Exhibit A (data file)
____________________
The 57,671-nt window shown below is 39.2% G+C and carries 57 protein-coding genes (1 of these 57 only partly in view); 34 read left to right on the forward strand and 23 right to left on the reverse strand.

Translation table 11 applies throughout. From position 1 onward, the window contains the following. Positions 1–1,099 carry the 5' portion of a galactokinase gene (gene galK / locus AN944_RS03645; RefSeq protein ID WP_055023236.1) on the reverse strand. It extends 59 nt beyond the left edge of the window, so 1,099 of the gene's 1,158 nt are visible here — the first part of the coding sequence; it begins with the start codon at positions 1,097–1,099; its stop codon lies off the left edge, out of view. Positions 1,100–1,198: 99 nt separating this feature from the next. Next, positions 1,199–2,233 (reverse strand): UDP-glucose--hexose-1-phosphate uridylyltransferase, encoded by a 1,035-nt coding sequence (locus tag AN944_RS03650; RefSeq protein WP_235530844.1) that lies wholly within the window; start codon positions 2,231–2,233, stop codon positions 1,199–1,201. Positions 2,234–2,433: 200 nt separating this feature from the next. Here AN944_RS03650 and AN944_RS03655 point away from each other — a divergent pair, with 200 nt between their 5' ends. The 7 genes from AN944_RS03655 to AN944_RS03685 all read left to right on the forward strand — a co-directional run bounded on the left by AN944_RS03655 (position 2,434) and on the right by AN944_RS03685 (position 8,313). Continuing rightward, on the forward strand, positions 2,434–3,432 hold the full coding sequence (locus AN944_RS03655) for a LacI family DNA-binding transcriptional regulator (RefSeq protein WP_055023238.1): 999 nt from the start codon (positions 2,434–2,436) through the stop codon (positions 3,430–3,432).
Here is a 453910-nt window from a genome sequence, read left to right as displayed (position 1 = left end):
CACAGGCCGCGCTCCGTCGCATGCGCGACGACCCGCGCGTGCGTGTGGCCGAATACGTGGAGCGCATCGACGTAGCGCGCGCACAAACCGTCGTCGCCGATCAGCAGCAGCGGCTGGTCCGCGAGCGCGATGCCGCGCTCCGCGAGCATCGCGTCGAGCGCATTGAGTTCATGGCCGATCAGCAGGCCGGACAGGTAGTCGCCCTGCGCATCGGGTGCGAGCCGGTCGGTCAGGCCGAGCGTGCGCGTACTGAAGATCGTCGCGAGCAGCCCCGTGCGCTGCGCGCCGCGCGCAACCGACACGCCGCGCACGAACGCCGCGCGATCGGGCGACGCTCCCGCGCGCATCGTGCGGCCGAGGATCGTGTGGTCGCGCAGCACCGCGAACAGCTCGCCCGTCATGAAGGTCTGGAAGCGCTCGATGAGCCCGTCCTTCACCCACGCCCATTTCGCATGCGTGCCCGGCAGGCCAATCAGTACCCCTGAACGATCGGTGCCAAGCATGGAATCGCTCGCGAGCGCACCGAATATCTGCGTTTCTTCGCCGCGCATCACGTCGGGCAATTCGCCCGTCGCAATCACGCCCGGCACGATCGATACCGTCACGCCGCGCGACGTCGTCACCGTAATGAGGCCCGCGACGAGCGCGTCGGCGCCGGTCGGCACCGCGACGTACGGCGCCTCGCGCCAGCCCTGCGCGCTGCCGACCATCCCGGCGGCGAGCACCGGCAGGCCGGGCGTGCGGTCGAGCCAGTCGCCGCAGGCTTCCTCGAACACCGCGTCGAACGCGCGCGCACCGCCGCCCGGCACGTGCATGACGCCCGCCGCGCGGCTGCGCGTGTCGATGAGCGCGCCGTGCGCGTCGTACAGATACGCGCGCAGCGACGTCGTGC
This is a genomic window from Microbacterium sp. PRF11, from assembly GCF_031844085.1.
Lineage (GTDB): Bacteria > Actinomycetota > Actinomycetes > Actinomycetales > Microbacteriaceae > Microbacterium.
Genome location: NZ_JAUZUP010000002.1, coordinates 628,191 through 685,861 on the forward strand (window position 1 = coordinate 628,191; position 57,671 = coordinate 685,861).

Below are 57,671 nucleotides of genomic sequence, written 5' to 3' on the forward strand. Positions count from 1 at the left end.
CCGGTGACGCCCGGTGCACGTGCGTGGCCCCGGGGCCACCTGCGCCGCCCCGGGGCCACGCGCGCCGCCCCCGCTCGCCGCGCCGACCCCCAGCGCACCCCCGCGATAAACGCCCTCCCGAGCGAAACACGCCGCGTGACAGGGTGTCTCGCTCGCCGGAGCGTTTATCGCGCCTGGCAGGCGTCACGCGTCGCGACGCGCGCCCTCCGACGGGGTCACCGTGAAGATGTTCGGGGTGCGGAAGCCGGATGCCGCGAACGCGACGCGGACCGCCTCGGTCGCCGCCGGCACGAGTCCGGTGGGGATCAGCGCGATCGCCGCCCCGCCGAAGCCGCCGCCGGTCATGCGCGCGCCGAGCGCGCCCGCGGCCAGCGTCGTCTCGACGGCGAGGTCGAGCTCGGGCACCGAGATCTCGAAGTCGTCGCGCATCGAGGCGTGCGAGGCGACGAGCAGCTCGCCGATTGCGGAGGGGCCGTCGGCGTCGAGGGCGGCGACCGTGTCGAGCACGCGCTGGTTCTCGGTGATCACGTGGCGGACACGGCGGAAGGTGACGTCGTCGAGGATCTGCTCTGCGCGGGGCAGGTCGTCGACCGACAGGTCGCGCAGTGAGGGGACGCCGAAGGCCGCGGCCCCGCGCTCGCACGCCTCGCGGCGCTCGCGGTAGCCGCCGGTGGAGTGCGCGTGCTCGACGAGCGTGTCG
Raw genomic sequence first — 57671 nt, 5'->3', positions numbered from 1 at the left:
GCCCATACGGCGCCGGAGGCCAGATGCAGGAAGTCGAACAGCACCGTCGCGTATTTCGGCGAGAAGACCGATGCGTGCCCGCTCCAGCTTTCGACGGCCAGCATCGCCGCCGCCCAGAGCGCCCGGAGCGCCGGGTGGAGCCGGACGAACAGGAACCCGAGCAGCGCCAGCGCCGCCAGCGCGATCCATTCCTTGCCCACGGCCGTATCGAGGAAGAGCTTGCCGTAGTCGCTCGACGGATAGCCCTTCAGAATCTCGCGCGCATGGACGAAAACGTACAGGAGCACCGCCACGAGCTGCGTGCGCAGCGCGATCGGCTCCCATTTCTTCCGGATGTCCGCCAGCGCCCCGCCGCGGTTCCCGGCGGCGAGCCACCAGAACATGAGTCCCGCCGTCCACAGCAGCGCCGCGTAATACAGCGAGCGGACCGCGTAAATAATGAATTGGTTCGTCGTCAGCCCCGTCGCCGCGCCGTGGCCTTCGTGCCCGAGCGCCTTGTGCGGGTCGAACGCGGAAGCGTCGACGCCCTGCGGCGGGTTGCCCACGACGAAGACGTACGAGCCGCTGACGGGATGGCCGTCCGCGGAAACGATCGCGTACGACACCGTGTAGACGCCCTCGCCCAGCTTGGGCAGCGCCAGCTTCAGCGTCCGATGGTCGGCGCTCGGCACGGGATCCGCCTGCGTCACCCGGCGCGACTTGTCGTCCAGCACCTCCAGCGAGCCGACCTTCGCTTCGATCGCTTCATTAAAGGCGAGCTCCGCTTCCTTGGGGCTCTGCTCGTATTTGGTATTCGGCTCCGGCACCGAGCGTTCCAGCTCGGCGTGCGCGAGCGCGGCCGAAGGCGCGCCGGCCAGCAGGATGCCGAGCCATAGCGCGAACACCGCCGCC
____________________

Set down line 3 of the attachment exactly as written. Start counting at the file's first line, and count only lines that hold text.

Here is a 453910-nt window from a genome sequence, read left to right as displayed (position 1 = left end):